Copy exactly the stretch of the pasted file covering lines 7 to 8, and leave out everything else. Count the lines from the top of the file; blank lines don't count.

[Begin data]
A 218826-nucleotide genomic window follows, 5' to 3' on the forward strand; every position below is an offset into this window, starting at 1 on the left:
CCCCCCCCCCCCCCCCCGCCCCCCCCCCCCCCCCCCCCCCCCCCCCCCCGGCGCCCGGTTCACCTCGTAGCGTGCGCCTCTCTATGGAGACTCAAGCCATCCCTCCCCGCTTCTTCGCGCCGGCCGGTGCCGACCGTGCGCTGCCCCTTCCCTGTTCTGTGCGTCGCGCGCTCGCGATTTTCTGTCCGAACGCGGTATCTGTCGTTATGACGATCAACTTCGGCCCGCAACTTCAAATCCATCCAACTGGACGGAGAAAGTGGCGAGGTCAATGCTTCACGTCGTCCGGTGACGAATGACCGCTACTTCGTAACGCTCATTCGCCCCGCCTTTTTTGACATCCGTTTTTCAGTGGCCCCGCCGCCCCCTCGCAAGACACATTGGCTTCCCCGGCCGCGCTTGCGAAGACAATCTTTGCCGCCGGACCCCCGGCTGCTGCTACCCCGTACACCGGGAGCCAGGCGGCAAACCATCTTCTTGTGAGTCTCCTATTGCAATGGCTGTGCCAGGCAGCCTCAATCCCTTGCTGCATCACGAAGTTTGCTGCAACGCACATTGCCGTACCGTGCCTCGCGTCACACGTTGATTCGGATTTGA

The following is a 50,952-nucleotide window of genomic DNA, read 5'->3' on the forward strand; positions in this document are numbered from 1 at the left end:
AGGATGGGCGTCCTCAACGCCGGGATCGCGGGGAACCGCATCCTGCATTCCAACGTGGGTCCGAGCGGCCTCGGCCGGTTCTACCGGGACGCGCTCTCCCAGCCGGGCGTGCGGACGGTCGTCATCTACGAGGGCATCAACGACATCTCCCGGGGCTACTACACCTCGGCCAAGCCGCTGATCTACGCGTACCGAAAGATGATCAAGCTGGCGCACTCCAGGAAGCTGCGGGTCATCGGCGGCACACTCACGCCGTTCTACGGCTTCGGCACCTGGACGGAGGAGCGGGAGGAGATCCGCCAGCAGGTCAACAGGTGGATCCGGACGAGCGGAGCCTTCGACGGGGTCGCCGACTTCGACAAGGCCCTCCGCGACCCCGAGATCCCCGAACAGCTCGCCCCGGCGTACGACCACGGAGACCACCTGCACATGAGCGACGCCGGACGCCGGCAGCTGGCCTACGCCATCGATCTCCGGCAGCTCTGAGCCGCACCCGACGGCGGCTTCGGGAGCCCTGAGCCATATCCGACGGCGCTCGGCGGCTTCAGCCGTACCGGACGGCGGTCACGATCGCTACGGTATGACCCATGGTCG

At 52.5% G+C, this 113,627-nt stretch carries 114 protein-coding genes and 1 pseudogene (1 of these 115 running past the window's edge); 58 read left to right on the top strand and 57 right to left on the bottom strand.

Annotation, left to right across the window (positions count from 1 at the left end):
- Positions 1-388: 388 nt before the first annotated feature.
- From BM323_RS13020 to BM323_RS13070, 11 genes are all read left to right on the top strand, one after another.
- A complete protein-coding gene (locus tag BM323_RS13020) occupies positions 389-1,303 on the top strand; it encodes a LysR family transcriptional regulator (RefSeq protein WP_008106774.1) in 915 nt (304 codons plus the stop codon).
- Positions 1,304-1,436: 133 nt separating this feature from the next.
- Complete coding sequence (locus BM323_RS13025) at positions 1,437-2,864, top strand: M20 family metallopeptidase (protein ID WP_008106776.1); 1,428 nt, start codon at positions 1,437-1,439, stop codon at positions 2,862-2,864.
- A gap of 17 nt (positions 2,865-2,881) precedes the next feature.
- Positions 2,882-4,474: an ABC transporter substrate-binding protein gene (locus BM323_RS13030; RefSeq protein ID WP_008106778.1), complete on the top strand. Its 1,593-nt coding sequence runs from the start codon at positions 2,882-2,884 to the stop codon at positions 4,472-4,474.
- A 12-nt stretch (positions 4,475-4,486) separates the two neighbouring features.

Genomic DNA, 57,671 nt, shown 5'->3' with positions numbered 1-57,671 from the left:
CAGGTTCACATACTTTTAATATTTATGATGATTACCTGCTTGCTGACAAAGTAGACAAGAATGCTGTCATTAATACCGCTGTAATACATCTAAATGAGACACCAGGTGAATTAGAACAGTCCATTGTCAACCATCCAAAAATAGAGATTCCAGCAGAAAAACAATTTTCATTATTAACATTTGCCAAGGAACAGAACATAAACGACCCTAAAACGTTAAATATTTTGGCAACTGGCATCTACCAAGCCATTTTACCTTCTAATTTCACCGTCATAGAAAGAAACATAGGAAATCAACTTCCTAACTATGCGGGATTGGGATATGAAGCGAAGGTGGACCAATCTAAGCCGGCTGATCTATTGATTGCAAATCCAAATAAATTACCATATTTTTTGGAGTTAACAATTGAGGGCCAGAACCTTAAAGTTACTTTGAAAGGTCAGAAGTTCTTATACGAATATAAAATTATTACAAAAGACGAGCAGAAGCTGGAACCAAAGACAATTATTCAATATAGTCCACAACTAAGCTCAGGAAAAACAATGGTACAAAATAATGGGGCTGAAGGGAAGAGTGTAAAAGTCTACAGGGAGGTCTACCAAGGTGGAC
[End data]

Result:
- Positions 1-388: 388 nt before the first annotated feature.
- From BM323_RS13020 to BM323_RS13070, 11 genes are all read left to right on the top strand, one after another.